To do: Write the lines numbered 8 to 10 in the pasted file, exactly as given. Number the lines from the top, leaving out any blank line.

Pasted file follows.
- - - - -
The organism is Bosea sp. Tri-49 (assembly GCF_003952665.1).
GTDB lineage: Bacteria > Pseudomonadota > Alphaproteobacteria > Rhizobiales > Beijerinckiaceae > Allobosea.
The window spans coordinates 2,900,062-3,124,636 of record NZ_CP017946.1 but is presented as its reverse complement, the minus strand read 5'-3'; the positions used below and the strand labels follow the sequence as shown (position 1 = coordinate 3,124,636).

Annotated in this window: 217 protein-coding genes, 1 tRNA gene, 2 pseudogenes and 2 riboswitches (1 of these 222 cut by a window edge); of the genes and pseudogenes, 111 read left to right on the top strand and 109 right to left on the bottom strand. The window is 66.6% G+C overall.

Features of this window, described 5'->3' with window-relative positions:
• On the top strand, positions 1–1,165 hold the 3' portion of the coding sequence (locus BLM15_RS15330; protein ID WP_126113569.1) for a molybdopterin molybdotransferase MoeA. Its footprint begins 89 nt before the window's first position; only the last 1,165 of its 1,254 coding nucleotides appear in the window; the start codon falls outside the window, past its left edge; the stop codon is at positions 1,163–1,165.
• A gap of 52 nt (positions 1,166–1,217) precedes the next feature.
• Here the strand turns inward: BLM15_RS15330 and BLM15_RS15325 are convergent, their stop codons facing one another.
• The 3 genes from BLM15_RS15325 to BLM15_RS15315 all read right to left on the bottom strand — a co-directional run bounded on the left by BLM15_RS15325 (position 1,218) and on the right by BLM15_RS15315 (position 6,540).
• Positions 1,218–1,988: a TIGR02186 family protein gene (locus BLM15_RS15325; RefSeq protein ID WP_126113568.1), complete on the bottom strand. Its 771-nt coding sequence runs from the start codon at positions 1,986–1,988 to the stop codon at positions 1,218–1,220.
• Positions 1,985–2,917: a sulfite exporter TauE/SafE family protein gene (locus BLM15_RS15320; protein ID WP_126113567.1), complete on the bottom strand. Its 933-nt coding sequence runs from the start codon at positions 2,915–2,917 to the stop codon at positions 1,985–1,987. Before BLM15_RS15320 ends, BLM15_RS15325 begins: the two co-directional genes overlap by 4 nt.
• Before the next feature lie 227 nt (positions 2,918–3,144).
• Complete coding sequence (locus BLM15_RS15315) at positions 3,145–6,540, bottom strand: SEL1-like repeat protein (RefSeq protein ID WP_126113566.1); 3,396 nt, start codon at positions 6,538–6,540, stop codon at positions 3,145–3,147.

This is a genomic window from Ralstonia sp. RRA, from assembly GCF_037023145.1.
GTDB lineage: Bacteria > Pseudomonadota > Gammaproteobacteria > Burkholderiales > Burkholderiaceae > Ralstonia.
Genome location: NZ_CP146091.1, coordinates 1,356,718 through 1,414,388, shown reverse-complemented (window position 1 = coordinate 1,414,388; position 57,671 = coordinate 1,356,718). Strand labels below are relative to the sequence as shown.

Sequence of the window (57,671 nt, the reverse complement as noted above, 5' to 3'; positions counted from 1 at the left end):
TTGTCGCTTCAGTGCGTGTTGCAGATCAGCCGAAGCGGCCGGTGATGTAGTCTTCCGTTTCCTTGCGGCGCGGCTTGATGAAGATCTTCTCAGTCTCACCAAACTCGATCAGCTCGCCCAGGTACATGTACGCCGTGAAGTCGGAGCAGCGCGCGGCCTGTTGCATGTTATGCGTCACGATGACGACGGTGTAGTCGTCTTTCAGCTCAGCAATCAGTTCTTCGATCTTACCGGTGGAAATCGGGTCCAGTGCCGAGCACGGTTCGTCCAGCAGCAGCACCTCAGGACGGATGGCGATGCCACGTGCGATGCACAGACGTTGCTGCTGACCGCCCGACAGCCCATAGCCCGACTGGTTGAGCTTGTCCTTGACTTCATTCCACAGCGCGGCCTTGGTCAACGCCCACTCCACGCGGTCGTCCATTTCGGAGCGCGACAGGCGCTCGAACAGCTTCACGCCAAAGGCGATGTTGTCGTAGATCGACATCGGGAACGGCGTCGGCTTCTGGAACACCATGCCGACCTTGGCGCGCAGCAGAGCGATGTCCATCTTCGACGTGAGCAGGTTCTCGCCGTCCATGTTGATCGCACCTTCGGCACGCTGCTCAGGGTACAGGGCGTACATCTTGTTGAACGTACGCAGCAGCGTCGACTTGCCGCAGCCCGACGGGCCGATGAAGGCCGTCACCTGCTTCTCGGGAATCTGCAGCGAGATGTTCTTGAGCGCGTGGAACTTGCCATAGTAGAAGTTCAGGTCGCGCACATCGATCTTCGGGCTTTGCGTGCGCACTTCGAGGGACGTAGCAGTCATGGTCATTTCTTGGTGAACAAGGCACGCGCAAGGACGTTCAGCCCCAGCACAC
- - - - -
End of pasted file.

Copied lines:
• Here the strand turns inward: BLM15_RS15330 and BLM15_RS15325 are convergent, their stop codons facing one another.
• The 3 genes from BLM15_RS15325 to BLM15_RS15315 all read right to left on the bottom strand — a co-directional run bounded on the left by BLM15_RS15325 (position 1,218) and on the right by BLM15_RS15315 (position 6,540).
• Positions 1,218–1,988: a TIGR02186 family protein gene (locus BLM15_RS15325; RefSeq protein ID WP_126113568.1), complete on the bottom strand. Its 771-nt coding sequence runs from the start codon at positions 1,986–1,988 to the stop codon at positions 1,218–1,220.